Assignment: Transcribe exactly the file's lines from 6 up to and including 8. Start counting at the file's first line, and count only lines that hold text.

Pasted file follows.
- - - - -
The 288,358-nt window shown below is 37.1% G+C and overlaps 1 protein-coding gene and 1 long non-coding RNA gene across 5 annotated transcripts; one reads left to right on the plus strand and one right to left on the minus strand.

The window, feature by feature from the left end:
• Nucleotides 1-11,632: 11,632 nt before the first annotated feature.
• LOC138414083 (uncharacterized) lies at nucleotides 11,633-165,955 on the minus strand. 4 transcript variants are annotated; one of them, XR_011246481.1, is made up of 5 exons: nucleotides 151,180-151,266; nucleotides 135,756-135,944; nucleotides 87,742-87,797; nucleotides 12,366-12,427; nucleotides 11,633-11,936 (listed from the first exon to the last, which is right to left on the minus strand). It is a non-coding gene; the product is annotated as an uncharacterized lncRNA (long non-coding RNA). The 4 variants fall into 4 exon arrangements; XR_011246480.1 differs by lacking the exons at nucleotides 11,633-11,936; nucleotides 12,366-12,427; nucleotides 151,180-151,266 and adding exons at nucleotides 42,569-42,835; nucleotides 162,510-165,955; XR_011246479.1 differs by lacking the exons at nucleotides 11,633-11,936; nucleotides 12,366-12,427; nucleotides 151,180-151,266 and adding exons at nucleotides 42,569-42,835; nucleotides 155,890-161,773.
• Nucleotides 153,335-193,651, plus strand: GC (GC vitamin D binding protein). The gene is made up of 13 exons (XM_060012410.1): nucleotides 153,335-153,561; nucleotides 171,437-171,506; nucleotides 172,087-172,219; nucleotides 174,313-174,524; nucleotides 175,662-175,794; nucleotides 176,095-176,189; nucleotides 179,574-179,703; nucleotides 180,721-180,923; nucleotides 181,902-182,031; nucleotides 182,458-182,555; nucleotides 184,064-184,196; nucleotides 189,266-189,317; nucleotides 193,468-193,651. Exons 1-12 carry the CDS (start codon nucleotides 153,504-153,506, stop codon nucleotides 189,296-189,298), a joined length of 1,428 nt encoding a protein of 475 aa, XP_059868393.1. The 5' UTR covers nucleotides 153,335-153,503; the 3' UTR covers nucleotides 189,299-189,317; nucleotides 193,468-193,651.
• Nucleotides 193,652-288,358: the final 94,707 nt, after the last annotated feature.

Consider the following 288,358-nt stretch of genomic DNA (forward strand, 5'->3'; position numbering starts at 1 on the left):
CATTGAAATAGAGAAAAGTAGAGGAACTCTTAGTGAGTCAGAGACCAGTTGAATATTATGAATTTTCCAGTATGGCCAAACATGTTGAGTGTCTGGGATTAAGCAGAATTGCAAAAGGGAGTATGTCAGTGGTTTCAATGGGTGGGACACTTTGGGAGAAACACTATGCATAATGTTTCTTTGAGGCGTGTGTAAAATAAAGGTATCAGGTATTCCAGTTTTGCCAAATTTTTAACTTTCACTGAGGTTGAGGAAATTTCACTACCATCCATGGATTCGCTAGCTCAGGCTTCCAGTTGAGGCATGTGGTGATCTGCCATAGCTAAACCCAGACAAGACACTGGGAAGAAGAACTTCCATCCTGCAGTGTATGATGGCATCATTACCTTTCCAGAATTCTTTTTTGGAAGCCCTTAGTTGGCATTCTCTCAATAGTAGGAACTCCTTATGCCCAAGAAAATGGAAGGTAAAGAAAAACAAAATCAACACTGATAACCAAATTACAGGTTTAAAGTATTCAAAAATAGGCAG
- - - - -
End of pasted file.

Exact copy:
• Nucleotides 193,652-288,358: the final 94,707 nt, after the last annotated feature.

Consider the following 288,358-nt stretch of genomic DNA (forward strand, 5'->3'; position numbering starts at 1 on the left):
CATTGAAATAGAGAAAAGTAGAGGAACTCTTAGTGAGTCAGAGACCAGTTGAATATTATGAATTTTCCAGTATGGCCAAACATGTTGAGTGTCTGGGATTAAGCAGAATTGCAAAAGGGAGTATGTCAGTGGTTTCAATGGGTGGGACACTTTGGGAGAAACACTATGCATAATGTTTCTTTGAGGCGTGTGTAAAATAAAGGTATCAGGTATTCCAGTTTTGCCAAATTTTTAACTTTCACTGAGGTTGAGGAAATTTCACTACCATCCATGGATTCGCTAGCTCAGGCTTCCAGTTGAGGCATGTGGTGATCTGCCATAGCTAAACCCAGACAAGACACTGGGAAGAAGAACTTCCATCCTGCAGTGTATGATGGCATCATTACCTTTCCAGAATTCTTTTTTGGAAGCCCTTAGTTGGCATTCTCTCAATAGTAGGAACTCCTTATGCCCAAGAAAATGGAAGGTAAAGAAAAACAAAATCAACACTGATAACCAAATTACAGGTTTAAAGTATTCAAAAATAGGCAG